Breast Cancer Screening: Common Questions and Answers

 

Breast cancer is the most common nonskin cancer in women and accounts for 30% of all new cancers in the United States. The highest incidence of breast cancer is in women 70 to 74 years of age. Numerous risk factors are associated with the development of breast cancer. A risk assessment tool can be used to determine individual risk and help guide screening decisions. The U.S. Preventive Services Task Force (USPSTF) and American Academy of Family Physicians (AAFP) recommend against teaching average-risk women to perform breast self-examinations. The USPSTF and AAFP recommend biennial screening mammography for average-risk women 50 to 74 years of age. However, there is no strong evidence supporting a net benefit of mammography screening in average-risk women 40 to 49 years of age; therefore, the USPSTF and AAFP recommend individualized decision-making in these women. For average-risk women 75 years and older, the USPSTF and AAFP conclude that there is insufficient evidence to recommend screening, but the American College of Obstetricians and Gynecologists and the American Cancer Society state that screening may continue depending on the woman's health status and life expectancy. Women at high risk of breast cancer may benefit from mammography starting at 30 years of age or earlier, with supplemental screening such as magnetic resonance imaging. Supplemental ultrasonography in women with dense breasts increases cancer detection but also false-positive results.

Breast cancer is the most common nonskin cancer in women and accounts for 30% of all new cancers in the United States.1 From 2001 to 2016, more than 2.3 million women in the United States were diagnosed with breast cancer.2 The incidence of breast cancer increases after 25 years of age, peaking between 70 and 74 years.2 Approximately one in eight women will develop invasive breast cancer (12.8% lifetime risk).1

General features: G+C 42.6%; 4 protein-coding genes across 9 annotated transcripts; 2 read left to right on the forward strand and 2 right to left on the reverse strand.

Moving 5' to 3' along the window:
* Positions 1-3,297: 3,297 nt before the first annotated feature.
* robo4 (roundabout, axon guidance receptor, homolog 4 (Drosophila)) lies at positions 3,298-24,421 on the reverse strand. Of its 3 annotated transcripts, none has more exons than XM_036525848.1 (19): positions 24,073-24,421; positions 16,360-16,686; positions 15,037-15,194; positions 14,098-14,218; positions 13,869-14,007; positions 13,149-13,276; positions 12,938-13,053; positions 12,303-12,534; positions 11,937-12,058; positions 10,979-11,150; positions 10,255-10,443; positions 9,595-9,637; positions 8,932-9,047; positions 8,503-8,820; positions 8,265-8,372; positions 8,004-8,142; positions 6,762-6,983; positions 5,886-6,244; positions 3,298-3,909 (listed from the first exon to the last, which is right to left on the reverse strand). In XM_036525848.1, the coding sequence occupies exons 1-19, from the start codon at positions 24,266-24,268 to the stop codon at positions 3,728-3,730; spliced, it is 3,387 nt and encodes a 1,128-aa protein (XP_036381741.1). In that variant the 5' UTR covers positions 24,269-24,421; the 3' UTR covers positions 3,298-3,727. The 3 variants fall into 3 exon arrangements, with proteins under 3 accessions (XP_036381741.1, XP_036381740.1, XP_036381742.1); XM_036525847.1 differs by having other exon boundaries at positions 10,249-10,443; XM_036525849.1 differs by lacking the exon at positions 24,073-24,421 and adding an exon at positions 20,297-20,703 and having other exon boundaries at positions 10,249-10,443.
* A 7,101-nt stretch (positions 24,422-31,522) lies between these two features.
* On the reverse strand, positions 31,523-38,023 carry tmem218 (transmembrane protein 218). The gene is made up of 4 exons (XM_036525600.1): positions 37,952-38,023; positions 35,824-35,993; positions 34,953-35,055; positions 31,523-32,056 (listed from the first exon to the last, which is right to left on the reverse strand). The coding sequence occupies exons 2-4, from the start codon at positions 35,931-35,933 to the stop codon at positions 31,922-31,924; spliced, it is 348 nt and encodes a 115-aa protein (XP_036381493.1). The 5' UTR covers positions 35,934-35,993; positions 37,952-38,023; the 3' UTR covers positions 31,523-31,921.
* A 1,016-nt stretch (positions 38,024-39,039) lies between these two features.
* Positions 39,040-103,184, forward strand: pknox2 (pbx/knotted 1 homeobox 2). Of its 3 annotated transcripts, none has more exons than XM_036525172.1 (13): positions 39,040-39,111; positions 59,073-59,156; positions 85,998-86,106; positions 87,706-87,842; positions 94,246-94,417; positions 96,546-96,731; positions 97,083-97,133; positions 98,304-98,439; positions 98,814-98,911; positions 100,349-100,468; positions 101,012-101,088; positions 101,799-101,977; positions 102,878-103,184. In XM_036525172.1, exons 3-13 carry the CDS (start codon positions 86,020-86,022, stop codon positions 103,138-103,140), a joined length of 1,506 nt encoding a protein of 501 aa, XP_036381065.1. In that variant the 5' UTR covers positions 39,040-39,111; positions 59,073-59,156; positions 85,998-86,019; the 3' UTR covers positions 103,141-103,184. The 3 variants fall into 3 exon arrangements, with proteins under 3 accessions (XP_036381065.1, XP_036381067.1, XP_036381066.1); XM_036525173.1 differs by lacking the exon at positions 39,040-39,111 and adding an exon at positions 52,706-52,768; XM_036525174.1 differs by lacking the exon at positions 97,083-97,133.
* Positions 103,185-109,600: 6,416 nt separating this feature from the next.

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SORT: KEY RECOMMENDATIONS FOR PRACTICE

Clinical recommendationEvidence ratingComments

The USPSTF and AAFP state that there is insufficient evidence regarding the benefits and harms of breast self-examination and therefore recommend against teaching patients to perform it. The ACS encourages breast self-awareness and recommends against breast self-examination because of a lack of evidence regarding improved outcomes.26,27,31

C

Consensus expert opinion; lack of evidence supporting breast self-examination

The USPSTF recommends biennial screening mammography for average-risk women 50 to 74 years of age; the AAFP supports this recommendation.26,29

B

Meta-analysis of eight randomized trials; other organizations recommend considering annual screening

The American College of Obstetricians and Gynecologists recommends that women 75 years and older be involved in shared decision-making for screening mammography that is based on health status and life expectancy. The ACS and National Comprehensive Cancer Network recommend screening after 75 years of age if life expectancy is at least 10 years, and the American College of Radiology recommends continued screening if life expectancy is at least five to seven years.3,30,31,33

C

Consensus expert opinion; the risks vs. benefits in this age group have not been well-studied


AAFP = American Academy of Family Physicians; ACS = American Cancer Society; USPSTF = U.S. Preventive Services Task Force.

A = consistent, good-quality patient-oriented evidence; B = inconsistent or limited-quality patient-oriented evidence; C = consensus, disease-oriented evidence, usual practice, expert opinion, or case series. For information about the SORT evidence rating system, go to https://www.aafp.org/afpsort.

The Authors

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MUNEEZA KHAN, MD, FAAFP, is program director of the Saint Francis Family Medicine Residency Program, Memphis, Tenn. She is also chair of and an associate professor in the Department of Family Medicine at the University of Tennessee Health Science Center, Memphis....

ANNA CHOLLET, MD, MPH, is a core faculty member at the Saint Francis Family Medicine Residency Program. She is also an assistant professor in the Department of Family Medicine at the University of Tennessee Health Science Center.

Address correspondence to Muneeza Khan, MD, FAAFP, University of Tennessee Health Science Center, 1301 Primacy Pkwy., Memphis, TN 38119 (email: mkhan14@uthsc.edu). Reprints are not available from the authors.

Author disclosure: No relevant financial affiliations.

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